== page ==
The Engine Manufacturers Association last week voiced strong opposition to the California Air Resources Board's proposal to set its own stricter emissions standards for heavy-duty vehicles -- a move that is expected to be followed by 13 other states.

Hearings were held last week on the proposal to apply "not to exceed" and other supplemental emissions requirements and tests to heavy diesel engines three years before similar federal standards go into effect.
"This proposal, which covers diesel engines manufactured for 2005 and beyond model years, constitutes a completely new set of emissions standards and not just the simple addition of testing procedures as the Board maintains," said EMA counsel Lisa Stegink, testifying at the Board hearings in Sacramento.
CARB has proposed setting up its own version of supplemental emissions requirements and tests, contending that they are simply "filling the emissions gap" created by the expiration of an agreement with engine makers to make cleaner engines. That agreement, the result of a lawsuit by the federal government, expired well before new stricter federal regulations go into effect in 2007.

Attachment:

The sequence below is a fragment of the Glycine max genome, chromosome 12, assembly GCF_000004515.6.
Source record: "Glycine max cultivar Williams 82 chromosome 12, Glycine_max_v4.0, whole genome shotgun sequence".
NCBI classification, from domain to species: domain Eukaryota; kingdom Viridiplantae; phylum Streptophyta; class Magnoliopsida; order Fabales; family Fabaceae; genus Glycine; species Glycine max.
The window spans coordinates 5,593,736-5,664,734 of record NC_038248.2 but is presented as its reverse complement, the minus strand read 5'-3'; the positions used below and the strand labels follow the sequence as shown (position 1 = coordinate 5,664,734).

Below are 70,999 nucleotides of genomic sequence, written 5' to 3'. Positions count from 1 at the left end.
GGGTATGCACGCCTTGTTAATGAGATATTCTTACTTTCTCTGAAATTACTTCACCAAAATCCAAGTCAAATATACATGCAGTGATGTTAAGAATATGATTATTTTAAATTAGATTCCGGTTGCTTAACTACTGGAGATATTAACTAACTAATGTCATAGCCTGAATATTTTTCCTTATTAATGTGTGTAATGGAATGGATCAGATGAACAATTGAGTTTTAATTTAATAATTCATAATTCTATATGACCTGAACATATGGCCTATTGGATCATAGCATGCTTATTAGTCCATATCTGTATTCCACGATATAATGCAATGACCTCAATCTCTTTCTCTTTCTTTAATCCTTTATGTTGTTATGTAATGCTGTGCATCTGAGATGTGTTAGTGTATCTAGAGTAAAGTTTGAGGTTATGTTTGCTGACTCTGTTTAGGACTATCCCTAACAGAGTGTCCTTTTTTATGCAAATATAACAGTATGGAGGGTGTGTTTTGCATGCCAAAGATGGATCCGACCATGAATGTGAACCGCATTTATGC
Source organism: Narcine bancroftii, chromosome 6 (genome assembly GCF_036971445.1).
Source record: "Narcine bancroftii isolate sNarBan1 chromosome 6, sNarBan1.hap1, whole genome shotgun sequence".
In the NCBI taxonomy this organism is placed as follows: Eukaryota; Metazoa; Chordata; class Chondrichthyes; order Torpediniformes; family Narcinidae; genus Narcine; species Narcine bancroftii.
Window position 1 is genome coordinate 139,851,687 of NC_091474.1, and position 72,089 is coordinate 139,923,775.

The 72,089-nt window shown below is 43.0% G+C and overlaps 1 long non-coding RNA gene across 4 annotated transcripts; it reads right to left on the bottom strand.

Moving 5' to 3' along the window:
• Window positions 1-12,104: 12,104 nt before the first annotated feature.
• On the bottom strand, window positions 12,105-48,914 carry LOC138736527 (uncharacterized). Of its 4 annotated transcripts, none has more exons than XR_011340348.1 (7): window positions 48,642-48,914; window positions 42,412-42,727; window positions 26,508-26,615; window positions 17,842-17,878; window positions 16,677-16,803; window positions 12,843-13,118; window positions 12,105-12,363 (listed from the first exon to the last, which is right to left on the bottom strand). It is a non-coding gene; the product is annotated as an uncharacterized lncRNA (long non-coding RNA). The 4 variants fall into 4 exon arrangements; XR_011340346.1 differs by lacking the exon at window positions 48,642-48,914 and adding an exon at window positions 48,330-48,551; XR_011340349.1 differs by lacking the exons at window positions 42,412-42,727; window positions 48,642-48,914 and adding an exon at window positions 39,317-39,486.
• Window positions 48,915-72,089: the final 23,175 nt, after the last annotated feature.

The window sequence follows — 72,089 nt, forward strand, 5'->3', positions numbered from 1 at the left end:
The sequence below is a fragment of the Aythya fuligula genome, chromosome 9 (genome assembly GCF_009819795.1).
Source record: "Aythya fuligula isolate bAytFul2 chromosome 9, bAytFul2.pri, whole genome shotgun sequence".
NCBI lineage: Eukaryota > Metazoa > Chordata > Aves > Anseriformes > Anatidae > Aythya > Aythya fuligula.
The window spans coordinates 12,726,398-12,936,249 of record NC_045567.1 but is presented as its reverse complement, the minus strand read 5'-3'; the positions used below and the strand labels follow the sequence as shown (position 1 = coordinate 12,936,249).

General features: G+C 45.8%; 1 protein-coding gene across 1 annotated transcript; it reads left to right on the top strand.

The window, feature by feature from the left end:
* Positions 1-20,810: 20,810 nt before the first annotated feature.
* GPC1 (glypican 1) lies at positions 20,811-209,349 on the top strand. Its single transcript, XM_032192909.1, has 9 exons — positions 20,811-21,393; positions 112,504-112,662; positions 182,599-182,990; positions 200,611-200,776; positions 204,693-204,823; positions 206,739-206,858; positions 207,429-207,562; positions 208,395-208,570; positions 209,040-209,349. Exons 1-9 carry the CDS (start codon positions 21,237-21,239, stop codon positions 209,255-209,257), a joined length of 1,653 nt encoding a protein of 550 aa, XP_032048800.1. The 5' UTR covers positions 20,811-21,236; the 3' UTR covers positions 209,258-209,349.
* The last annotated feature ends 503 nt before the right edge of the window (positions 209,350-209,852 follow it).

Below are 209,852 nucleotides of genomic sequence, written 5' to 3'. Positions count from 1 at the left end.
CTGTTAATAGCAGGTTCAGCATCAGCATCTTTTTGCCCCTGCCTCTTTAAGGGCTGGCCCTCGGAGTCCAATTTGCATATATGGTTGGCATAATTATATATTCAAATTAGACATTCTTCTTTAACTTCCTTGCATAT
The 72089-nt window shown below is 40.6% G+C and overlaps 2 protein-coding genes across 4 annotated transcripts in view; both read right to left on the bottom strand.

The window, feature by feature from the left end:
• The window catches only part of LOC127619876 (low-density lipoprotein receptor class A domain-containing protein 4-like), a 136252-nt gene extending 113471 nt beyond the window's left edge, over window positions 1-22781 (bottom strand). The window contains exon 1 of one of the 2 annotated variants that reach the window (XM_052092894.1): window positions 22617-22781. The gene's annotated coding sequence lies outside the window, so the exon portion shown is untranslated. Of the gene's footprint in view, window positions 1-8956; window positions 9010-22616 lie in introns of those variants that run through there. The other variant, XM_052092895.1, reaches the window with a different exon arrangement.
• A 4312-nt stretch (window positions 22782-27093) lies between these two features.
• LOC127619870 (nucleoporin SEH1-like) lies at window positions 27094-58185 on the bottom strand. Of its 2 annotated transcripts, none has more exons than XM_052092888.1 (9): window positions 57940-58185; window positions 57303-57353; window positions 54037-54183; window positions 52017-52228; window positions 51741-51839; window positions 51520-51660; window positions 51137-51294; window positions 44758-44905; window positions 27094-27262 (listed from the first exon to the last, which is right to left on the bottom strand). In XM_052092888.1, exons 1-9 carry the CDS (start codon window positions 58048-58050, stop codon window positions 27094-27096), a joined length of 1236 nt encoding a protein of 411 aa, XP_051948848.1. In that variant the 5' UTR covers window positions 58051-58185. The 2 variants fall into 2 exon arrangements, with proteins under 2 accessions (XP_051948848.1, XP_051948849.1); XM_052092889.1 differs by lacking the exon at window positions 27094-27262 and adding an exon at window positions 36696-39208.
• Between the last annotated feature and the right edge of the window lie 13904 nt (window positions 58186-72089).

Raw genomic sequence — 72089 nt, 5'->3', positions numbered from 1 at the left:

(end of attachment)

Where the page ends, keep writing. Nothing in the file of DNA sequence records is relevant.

Stegink went on to say that in order to comply with the federal Clean Air Act and California Law, the Air Resources Board must "ensure that any standards adopted for on-highway, heavy-duty engines are technologically feasible, cost effective, and allow the industry sufficient lead-time and regulatory stability to comply."
"This proposal fails to meet any of these requirements," she added.
The CARB plans to adopt the proposed measure before the end of the year, but diesel engine manufacturers argue that the time frame leaves inadequate time to fully analyze all the issues.
"The proposal would create a significant ‘harmonization’ problem for manufacturers in which different standards would apply to different companies in different states, simultaneously," said Stegink. "EMA is certain that upon closer inspection, the CARB will conclude it cannot take the action it has proposed."